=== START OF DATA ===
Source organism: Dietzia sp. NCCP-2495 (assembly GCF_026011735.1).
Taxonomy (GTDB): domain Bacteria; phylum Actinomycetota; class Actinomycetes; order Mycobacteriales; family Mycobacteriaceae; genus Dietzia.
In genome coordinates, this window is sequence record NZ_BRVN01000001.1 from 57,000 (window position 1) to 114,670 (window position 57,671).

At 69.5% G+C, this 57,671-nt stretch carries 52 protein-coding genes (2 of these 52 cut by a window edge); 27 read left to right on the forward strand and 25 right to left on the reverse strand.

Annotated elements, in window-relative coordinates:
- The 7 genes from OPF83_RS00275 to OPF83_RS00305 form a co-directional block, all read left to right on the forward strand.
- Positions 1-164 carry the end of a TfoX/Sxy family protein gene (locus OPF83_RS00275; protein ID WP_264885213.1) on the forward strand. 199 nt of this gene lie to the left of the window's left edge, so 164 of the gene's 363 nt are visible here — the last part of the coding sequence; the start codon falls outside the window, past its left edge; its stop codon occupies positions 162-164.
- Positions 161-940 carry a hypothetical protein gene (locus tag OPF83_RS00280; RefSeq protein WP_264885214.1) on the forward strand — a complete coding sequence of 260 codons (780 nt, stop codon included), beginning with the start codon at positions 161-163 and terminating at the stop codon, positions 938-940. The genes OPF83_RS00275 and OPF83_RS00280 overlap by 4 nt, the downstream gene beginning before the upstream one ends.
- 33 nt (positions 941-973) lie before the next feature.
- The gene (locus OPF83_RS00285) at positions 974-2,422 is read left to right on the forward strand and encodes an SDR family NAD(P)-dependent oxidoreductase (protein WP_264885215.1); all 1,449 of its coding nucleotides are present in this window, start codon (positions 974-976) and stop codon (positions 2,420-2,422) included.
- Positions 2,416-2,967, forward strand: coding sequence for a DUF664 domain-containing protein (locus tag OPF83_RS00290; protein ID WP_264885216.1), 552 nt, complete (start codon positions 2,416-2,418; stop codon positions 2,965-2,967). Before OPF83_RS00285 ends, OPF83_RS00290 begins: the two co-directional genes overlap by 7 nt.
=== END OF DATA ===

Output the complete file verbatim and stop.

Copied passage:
Source organism: Dietzia sp. NCCP-2495 (assembly GCF_026011735.1).
Taxonomy (GTDB): domain Bacteria; phylum Actinomycetota; class Actinomycetes; order Mycobacteriales; family Mycobacteriaceae; genus Dietzia.
In genome coordinates, this window is sequence record NZ_BRVN01000001.1 from 57,000 (window position 1) to 114,670 (window position 57,671).

At 69.5% G+C, this 57,671-nt stretch carries 52 protein-coding genes (2 of these 52 cut by a window edge); 27 read left to right on the forward strand and 25 right to left on the reverse strand.

Annotated elements, in window-relative coordinates:
- The 7 genes from OPF83_RS00275 to OPF83_RS00305 form a co-directional block, all read left to right on the forward strand.
- Positions 1-164 carry the end of a TfoX/Sxy family protein gene (locus OPF83_RS00275; protein ID WP_264885213.1) on the forward strand. 199 nt of this gene lie to the left of the window's left edge, so 164 of the gene's 363 nt are visible here — the last part of the coding sequence; the start codon falls outside the window, past its left edge; its stop codon occupies positions 162-164.
- Positions 161-940 carry a hypothetical protein gene (locus tag OPF83_RS00280; RefSeq protein WP_264885214.1) on the forward strand — a complete coding sequence of 260 codons (780 nt, stop codon included), beginning with the start codon at positions 161-163 and terminating at the stop codon, positions 938-940. The genes OPF83_RS00275 and OPF83_RS00280 overlap by 4 nt, the downstream gene beginning before the upstream one ends.
- 33 nt (positions 941-973) lie before the next feature.
- The gene (locus OPF83_RS00285) at positions 974-2,422 is read left to right on the forward strand and encodes an SDR family NAD(P)-dependent oxidoreductase (protein WP_264885215.1); all 1,449 of its coding nucleotides are present in this window, start codon (positions 974-976) and stop codon (positions 2,420-2,422) included.
- Positions 2,416-2,967, forward strand: coding sequence for a DUF664 domain-containing protein (locus tag OPF83_RS00290; protein ID WP_264885216.1), 552 nt, complete (start codon positions 2,416-2,418; stop codon positions 2,965-2,967). Before OPF83_RS00285 ends, OPF83_RS00290 begins: the two co-directional genes overlap by 7 nt.